5. I’d like to make improvements to my running. Should I sign up for a marathon in the off-season?

Unless you are a very experienced runner, do not sign up for a marathon in hopes to develop your running ability. I would instead recommend shorter, higher intensity run sessions to improve your lactate threshold and improve durability. Trail running is also a great way to develop strength, enhance lateral movement, range of motion and get out of your comfort zone. Perhaps commit to a February/March half marathon so that your swimming and riding don’t get too neglected.

6. Should I incorporate weight training in the off-season?

Weight training is especially beneficial in the offseason when we have more time to dedicate to the weight room. If time is still tight or you’d rather not spend time in the gym, you can perform sport-specific strength work in the pool, on the bike and run. How? Create drag. Incorporate paddle and band work in the pool, low cadence/hill work on the bike and plenty of hills on the run. Keep in mind, strength training can and should be performed all season.

7. What should my diet consist of in the off-season?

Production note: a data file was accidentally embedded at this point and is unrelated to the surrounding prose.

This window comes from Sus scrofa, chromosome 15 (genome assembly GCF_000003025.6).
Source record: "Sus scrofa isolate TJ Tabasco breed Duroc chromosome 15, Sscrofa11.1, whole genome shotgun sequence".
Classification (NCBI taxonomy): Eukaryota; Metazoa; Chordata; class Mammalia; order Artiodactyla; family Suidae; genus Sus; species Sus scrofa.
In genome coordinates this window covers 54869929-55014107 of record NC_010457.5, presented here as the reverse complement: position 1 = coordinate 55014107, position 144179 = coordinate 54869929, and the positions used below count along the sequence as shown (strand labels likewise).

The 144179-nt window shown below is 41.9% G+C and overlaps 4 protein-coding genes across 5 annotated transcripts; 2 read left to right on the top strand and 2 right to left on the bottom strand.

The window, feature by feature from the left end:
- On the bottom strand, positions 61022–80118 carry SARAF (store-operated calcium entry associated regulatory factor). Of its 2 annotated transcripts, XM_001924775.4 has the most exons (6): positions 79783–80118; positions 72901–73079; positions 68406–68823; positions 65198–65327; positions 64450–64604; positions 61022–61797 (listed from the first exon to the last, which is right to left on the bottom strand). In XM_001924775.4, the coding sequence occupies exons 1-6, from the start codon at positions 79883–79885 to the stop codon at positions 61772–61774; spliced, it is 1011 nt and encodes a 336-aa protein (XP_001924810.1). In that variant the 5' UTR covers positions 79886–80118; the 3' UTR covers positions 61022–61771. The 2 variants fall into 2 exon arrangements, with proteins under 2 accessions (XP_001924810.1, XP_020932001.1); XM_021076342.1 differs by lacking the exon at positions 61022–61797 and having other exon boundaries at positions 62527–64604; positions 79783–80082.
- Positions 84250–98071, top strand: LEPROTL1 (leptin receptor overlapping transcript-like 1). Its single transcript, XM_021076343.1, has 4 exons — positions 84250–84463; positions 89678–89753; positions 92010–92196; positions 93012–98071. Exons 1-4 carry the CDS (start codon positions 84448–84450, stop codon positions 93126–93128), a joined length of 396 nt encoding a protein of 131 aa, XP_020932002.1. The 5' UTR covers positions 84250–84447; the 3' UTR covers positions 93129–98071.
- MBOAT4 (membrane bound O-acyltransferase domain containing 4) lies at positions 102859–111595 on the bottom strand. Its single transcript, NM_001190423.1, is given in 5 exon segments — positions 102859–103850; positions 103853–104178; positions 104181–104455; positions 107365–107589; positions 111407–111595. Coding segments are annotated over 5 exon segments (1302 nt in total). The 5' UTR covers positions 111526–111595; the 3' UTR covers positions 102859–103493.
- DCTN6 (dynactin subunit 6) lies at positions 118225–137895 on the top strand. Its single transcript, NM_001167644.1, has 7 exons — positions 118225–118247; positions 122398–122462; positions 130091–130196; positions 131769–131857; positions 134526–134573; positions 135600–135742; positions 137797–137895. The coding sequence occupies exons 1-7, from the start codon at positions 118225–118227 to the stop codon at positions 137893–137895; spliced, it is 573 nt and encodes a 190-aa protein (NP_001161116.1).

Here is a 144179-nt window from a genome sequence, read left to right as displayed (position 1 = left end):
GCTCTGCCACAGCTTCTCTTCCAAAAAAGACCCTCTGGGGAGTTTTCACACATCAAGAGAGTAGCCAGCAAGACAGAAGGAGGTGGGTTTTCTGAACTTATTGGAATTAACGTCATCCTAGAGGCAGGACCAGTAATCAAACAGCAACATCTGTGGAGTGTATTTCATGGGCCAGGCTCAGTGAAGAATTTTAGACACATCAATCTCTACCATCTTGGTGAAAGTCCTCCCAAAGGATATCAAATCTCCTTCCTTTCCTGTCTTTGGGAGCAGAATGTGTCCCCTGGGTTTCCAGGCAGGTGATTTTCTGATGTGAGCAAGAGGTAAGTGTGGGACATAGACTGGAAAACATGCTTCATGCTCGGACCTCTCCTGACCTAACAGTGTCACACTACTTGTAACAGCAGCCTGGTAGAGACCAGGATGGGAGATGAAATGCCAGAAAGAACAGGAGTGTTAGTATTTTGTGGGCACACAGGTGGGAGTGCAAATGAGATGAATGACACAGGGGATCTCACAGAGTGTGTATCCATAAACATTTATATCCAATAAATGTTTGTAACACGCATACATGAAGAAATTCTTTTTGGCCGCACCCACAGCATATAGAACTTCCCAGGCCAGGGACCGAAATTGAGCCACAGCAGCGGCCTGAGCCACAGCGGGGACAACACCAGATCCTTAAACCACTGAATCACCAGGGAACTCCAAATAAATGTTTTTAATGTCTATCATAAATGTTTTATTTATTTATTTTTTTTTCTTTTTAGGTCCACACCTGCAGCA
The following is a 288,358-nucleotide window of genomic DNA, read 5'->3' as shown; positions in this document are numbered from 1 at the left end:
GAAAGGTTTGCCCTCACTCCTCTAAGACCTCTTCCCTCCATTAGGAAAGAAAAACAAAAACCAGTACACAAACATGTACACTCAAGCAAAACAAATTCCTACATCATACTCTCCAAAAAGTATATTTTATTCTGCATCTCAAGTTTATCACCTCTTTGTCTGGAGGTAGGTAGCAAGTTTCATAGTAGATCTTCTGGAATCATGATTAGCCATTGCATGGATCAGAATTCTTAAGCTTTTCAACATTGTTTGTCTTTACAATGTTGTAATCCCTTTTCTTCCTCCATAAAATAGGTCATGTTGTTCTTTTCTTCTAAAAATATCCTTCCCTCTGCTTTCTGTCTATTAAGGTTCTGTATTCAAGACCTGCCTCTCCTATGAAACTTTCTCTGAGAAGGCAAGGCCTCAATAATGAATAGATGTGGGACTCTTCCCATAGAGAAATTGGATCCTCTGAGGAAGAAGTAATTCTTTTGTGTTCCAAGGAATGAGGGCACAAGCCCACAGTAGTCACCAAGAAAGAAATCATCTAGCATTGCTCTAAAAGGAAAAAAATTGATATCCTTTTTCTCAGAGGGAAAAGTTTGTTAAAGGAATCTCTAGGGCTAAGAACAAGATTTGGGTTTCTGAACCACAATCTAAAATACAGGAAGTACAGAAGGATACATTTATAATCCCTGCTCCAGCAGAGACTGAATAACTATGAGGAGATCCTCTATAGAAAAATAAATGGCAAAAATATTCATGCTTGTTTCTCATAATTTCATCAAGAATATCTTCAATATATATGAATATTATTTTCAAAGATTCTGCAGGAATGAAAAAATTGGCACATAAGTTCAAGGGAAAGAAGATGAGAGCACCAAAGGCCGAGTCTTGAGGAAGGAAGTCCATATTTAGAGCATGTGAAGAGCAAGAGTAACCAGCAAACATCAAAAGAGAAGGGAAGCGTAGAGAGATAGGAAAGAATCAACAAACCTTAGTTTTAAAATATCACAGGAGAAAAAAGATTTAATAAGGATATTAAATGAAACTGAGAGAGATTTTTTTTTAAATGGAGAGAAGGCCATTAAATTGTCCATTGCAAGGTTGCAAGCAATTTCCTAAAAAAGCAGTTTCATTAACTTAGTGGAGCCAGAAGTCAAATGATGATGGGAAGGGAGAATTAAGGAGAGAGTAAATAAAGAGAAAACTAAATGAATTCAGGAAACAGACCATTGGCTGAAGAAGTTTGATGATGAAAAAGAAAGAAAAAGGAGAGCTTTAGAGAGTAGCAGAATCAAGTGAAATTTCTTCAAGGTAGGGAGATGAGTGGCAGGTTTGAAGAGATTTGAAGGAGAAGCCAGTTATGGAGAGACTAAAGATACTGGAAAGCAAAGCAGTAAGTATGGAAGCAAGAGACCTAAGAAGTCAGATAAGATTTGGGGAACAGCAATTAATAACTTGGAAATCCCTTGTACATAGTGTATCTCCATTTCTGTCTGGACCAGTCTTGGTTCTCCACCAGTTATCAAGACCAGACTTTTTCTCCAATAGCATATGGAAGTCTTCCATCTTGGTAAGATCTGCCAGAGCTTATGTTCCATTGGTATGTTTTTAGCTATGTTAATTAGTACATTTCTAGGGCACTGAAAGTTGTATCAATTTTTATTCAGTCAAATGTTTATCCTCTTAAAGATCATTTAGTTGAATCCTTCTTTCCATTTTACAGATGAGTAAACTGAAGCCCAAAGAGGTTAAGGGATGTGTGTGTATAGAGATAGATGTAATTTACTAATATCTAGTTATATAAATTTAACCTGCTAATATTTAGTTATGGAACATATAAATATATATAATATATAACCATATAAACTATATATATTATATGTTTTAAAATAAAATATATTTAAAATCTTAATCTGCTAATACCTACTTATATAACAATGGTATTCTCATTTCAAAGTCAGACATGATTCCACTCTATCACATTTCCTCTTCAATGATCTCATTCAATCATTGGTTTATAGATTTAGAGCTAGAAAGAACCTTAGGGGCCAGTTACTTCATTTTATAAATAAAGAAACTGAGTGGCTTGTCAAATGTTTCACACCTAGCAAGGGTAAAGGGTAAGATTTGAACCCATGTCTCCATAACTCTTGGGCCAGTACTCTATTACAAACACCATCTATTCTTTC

Nutritionally navigating the off-season can become especially tricky as, more than likely, it corresponds with the holiday season, namely Thanksgiving, Christmas, and New Years. It certainly is the time of year to celebrate quite a few things, but it can also result in sliding down a slippery slope of too much indulging, too much weight gain, and big hurdles to overcome once the New Year rolls around. Approach the holidays with a mindset of well-being. Celebrate health, time with family, and personal moments of holiday cheer. This doesn’t mean you can’t have that piece of pumpkin pie. It simply means taking the focus off of food and putting it on health. This is a simple mental strategy to help you navigate the holidays without worrying about eating too much or the wrong foods. Pick and choose those foods that are most desirable to you, have a portion and move on. It’s all about balance.